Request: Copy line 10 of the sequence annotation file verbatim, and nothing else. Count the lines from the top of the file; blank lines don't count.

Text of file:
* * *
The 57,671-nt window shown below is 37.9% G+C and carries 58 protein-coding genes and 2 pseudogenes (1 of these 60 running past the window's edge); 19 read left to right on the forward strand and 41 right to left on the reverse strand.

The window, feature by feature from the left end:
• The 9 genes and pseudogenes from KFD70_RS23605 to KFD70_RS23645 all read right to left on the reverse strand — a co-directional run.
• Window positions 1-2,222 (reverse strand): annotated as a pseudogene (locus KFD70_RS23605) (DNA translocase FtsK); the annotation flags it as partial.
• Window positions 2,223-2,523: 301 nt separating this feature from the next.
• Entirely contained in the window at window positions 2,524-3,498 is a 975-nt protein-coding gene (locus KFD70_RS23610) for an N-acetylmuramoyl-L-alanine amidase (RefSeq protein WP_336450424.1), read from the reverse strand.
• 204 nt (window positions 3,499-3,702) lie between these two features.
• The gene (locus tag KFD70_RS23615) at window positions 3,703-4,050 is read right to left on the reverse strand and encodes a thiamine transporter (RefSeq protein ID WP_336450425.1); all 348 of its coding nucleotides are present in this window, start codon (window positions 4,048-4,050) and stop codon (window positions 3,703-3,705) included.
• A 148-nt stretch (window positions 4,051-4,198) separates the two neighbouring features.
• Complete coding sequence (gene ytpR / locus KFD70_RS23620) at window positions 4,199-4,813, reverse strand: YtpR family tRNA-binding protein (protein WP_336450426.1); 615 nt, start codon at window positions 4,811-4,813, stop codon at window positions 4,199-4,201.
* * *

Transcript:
• Complete coding sequence (gene ytpR / locus KFD70_RS23620) at window positions 4,199-4,813, reverse strand: YtpR family tRNA-binding protein (protein WP_336450426.1); 615 nt, start codon at window positions 4,811-4,813, stop codon at window positions 4,199-4,201.